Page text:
Some Notes on the Transracialism Crisis
I must confess that I am not an avid reader of feminist philosophy journals, but my interest was piqued by this recent story in New York Magazine.
Rebecca Tuvel, a philosophy professor at Rhodes College, recently penned an article in Hypatia, a feminist philosophy journal, entitled “In Defense of Transracialism.”
Transracialism, according to Tuvel, is the idea that you can change the race you were born with if there’s another race you voluntarily identify with. Think Rachel Dolezal.
Professor Tuvel’s article argues that it is intellectually inconsistent to accept the premises of trasgenderism while denying those same “considerations” when it comes to transracialism. Or, to put it another way: why was Caitlyn Jenner the subject of an adulatory cover story in Vanity Fair, while Rachel Dolezal was the target of that magazine’s scorn?
Just to be clear: this is a sincere inquiry from Tuvel. She isn’t a MAGA-hat-wearing ne’er-do-well who is trolling in an attempt to undermine the notion of transgenderism (not that I would have any experience with this kind of behavior).
Unfortunately, Hypatia’s publication of the article ended up making Tuvel the victim of progressive-on-progressive crime. For instance, Nora Berenstain, an assistant professor of philosophy at the University of Tennessee at Knoxville, charged that Tuvel’s article contained “egregious levels of liberal white ignorance and discursive transmisogynistic violence.”
Roughly 800 academics signed an open letter which, among other things, demanded Hypatia retract its own article. A groveling apology followed on Facebook, authored by “A Majority of Hypatia’s Board of Associate Editors.” Here’s the open letter, which reads like a parody of left-wing academia written by conservatives — or, perhaps, The Onion.
According to the letter, some of the article’s alleged academic shortcomings are:
It uses vocabulary and frameworks not recognized, accepted, or adopted by the conventions of the relevant subfields; for example, the author uses the language of “transgenderism” and engages in deadnaming a trans woman.
It fails to seek out and sufficiently engage with scholarly work by those who are most vulnerable to the intersection of racial and gender oppressions (women of color) in its discussion of “transracialism”.
One odd aspect of the demand for the retraction of Tuvel’s article is that academic retractions are not generally carried out because people subsequently disagree with an academic article’s method or its conclusions. Typically, an academic journal would only retract its own article because of clear error or because of academic fraud (for instance, plagiarism). A demand for retraction is especially odd in philosophy — because philosophers routinely disagree with the methods and the conclusions of other philosophers. It’s almost as if some of the signers are unfamiliar with how philosophy works. In other words, a more philosophical perspective on this controversy is that 800 academics criticized Tuvel for doing what philosophers do on a regular basis — and, therefore, the statement’s signers should really know better. (The editor of Hypatia, Sally Scholz, deserves some praise for understanding this, for issuing a statement to the effect that Tuvel’s article will not be retracted, and for refusing to accede to the political pressure that her associates have attempted to create.)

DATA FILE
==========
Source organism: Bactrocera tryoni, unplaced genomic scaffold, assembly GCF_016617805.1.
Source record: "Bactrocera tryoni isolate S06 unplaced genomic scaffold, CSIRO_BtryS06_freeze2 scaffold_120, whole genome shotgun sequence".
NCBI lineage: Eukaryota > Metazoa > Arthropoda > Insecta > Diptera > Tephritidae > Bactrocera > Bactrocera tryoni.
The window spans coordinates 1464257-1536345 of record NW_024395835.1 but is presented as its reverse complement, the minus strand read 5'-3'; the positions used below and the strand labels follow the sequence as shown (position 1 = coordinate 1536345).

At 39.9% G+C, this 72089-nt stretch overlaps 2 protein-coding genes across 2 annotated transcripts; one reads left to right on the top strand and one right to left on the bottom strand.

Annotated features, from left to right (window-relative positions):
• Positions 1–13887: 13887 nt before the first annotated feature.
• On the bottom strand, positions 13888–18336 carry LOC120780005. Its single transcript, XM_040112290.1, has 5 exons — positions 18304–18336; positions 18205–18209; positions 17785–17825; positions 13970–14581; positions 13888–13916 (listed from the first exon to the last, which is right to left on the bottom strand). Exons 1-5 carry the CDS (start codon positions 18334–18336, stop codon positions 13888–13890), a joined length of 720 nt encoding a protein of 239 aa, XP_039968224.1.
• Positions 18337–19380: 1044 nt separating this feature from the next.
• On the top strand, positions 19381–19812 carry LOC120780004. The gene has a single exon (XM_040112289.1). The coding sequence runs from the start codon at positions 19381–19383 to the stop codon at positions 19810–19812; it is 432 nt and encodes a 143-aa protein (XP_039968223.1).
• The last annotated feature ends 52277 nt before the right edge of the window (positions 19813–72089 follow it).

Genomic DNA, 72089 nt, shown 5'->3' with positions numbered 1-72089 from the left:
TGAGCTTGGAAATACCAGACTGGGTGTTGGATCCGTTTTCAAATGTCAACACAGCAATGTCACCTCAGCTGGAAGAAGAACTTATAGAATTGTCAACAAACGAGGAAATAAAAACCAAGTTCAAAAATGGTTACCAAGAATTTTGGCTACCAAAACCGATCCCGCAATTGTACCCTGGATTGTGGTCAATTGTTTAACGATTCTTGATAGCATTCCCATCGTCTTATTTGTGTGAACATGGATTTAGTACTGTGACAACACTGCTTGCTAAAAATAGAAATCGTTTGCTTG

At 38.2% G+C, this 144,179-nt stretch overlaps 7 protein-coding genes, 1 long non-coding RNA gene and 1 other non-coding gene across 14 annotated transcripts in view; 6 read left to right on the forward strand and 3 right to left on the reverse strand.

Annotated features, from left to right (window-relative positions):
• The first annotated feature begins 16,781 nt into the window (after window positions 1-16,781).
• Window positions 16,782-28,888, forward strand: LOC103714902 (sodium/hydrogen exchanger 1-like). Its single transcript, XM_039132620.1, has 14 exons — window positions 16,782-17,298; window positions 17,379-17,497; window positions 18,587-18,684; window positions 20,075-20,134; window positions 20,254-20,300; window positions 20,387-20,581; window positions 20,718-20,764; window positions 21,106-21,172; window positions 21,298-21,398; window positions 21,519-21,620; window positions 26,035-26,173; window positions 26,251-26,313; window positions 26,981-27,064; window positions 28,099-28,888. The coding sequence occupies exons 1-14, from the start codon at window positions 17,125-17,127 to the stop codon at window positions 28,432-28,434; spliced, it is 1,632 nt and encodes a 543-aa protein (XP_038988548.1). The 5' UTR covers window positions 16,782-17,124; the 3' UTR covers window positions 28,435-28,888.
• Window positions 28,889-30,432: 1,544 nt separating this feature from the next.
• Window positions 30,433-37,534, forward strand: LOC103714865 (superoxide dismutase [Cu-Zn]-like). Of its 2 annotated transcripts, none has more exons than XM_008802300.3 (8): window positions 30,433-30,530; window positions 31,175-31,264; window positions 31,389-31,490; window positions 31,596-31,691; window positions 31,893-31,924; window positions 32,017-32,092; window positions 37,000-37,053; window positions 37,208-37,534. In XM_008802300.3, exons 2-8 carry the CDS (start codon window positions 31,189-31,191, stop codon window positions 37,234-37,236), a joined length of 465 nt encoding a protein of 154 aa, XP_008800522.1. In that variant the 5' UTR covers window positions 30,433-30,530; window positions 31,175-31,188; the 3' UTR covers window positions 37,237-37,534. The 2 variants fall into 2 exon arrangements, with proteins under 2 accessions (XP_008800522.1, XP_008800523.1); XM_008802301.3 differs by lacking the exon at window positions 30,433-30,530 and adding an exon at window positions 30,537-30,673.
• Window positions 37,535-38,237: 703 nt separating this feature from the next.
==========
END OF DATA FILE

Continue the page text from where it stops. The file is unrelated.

After reading about this controversy, we were pretty curious about why anyone would sign the statement that kicked off the Tuvel controversy. And even here in Arkansas, we have a few philosophy teachers who are anti-Tuvel signatories: they include Dr. Jana McAuliffe and Dr. Michael Norton (she teaches philosophy at University of Arkansas-Little Rock, while he chairs the department there); Dr. Torsten Menge (of the University of Arkansas at Fayetteville); and Dr. Laura Guidry-Grimes (who will join the University of Arkansas for Medical Sciences faculty this summer). Perhaps unsurprisingly, every single one of these philosophers is taxpayer-funded.
We tried to contact all four of them to ask why they demanded the retraction of Tuvel’s article. Oddly, not one of them would discuss it; three of them apparently declined to call us back, and when we reached Dr. Morton on the phone (and when we asked him about the Tuvel statement), he clammed up, saying “I stand by my support of the letter, but I really don’t want to say anything more than that.”
Such behavior is especially odd given the last paragraph of the open letter, which says that it’s time “to begin a conversation about the larger problems with our discipline” that the publication of Tuvel’s article represents. This silence suggests some troubling things about the kind of conversation that the signatories want. Such a conversation apparently consists, in large part, of telling people who disagree with you to shut up — to officially stigmatize those people by means of a formal announcement that their work should never have been published — and to refuse to explain yourself to the rest of the world. It looks more and more like, for the signatories of this open letter, the practice of philosophy has been replaced by something much closer theology or orthodoxy.
P.S. The philosophy journal at issue is, of course, named after the great astronomer, mathematician, and philosopher Hypatia of Alexandria. In the year 415, Hypatia was murdered by a mob of religious zealots, who kidnapped her, ripped off her clothes, stripped the flesh from her body, and then set her corpse on fire.